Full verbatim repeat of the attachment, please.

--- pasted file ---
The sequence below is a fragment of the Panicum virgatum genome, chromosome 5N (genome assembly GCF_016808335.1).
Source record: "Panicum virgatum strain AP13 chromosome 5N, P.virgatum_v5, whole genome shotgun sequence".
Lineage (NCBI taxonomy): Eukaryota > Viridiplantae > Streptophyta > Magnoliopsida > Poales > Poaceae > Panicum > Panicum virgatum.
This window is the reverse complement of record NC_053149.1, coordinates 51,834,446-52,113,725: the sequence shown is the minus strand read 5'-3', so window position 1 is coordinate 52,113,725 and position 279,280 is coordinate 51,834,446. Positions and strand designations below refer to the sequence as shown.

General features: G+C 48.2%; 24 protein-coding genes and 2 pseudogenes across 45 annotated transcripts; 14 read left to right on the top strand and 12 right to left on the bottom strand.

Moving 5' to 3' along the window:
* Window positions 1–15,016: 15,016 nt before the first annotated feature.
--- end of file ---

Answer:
The sequence below is a fragment of the Panicum virgatum genome, chromosome 5N (genome assembly GCF_016808335.1).
Source record: "Panicum virgatum strain AP13 chromosome 5N, P.virgatum_v5, whole genome shotgun sequence".
Lineage (NCBI taxonomy): Eukaryota > Viridiplantae > Streptophyta > Magnoliopsida > Poales > Poaceae > Panicum > Panicum virgatum.
This window is the reverse complement of record NC_053149.1, coordinates 51,834,446-52,113,725: the sequence shown is the minus strand read 5'-3', so window position 1 is coordinate 52,113,725 and position 279,280 is coordinate 51,834,446. Positions and strand designations below refer to the sequence as shown.

General features: G+C 48.2%; 24 protein-coding genes and 2 pseudogenes across 45 annotated transcripts; 14 read left to right on the top strand and 12 right to left on the bottom strand.

Moving 5' to 3' along the window:
* Window positions 1–15,016: 15,016 nt before the first annotated feature.